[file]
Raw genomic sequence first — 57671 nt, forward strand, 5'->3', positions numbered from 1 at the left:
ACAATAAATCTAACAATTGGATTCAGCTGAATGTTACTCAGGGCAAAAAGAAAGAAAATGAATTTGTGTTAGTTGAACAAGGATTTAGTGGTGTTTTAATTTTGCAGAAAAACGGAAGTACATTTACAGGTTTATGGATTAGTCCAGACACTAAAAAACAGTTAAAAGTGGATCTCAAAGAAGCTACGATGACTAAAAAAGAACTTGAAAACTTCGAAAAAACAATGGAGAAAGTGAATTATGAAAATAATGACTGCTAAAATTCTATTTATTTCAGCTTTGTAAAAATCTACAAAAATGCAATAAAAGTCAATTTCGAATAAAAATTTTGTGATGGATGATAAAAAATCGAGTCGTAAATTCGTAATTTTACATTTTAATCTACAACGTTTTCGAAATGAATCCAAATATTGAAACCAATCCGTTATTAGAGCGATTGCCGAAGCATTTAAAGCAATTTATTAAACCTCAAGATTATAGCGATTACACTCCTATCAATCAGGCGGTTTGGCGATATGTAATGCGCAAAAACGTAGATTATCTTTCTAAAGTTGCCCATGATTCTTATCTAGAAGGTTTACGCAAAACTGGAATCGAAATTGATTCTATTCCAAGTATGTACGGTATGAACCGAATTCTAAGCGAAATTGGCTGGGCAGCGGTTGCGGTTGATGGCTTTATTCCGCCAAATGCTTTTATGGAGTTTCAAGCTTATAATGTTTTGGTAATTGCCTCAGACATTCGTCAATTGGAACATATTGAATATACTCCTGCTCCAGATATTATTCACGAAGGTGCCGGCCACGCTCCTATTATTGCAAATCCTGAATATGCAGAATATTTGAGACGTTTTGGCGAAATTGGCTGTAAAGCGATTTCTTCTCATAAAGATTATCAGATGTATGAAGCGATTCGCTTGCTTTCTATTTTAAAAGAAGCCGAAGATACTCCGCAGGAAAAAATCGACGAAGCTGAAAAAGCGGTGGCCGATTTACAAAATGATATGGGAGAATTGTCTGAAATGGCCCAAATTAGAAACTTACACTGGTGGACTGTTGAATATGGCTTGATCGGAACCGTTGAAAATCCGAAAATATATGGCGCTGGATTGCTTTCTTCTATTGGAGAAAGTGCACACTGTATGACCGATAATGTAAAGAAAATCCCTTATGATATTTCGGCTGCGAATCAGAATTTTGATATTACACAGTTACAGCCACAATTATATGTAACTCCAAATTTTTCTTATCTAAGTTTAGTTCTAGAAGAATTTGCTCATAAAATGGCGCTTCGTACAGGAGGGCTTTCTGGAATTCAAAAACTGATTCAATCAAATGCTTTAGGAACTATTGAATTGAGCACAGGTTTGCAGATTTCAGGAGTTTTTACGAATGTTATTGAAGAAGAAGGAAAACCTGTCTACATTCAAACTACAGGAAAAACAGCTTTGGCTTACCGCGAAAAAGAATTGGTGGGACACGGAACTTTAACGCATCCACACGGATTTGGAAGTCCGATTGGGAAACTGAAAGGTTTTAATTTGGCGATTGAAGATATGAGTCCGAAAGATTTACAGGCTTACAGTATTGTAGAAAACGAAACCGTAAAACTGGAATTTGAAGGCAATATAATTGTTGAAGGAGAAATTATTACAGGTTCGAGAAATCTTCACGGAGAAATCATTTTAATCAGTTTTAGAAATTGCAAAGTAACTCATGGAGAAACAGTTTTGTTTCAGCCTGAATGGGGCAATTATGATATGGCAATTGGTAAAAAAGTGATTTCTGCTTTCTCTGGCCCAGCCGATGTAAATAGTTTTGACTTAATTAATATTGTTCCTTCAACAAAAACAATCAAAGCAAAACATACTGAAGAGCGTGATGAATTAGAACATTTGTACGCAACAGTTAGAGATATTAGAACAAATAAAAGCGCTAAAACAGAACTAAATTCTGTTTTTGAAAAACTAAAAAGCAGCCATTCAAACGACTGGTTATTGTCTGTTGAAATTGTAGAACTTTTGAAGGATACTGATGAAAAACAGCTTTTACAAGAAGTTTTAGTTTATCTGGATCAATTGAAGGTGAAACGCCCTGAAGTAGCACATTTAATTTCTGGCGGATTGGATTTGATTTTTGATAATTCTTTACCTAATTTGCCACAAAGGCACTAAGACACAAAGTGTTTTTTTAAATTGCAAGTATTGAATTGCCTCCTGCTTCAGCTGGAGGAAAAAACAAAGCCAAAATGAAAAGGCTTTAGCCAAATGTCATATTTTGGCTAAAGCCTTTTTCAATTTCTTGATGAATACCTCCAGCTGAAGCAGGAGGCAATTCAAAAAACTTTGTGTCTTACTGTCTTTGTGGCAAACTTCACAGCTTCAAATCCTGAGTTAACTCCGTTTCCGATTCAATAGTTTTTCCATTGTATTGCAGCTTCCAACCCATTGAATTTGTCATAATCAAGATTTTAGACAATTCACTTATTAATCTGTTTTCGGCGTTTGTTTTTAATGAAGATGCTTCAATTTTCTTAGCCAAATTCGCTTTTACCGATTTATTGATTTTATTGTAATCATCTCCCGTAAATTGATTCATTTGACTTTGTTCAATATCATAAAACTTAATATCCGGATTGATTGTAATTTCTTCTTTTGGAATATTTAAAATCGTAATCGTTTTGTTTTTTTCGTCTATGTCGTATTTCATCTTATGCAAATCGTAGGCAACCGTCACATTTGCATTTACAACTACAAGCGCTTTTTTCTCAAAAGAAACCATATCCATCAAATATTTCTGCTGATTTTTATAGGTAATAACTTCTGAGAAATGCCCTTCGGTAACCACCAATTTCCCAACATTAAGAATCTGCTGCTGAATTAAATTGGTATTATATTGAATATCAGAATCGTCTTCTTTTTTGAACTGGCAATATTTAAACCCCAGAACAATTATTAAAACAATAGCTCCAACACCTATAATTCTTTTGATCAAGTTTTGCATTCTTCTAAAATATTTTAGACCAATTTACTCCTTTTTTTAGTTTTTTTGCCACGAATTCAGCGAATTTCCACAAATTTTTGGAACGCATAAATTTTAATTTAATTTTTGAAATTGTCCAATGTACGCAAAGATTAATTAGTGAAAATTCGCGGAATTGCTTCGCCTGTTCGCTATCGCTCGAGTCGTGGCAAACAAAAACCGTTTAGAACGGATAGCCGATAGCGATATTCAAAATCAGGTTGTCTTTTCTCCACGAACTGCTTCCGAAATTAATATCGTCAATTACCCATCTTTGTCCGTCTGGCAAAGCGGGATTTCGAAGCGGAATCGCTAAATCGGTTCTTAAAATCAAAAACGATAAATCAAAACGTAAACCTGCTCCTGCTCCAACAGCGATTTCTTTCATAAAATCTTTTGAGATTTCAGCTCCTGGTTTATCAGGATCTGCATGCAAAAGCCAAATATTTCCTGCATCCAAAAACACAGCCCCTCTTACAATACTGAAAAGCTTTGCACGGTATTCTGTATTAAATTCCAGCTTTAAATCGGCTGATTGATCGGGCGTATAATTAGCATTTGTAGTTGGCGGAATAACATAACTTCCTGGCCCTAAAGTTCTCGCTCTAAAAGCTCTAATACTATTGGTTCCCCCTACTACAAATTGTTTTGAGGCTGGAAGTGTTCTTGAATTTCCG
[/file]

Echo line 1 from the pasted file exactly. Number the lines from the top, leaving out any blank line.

Raw genomic sequence first — 57671 nt, forward strand, 5'->3', positions numbered from 1 at the left: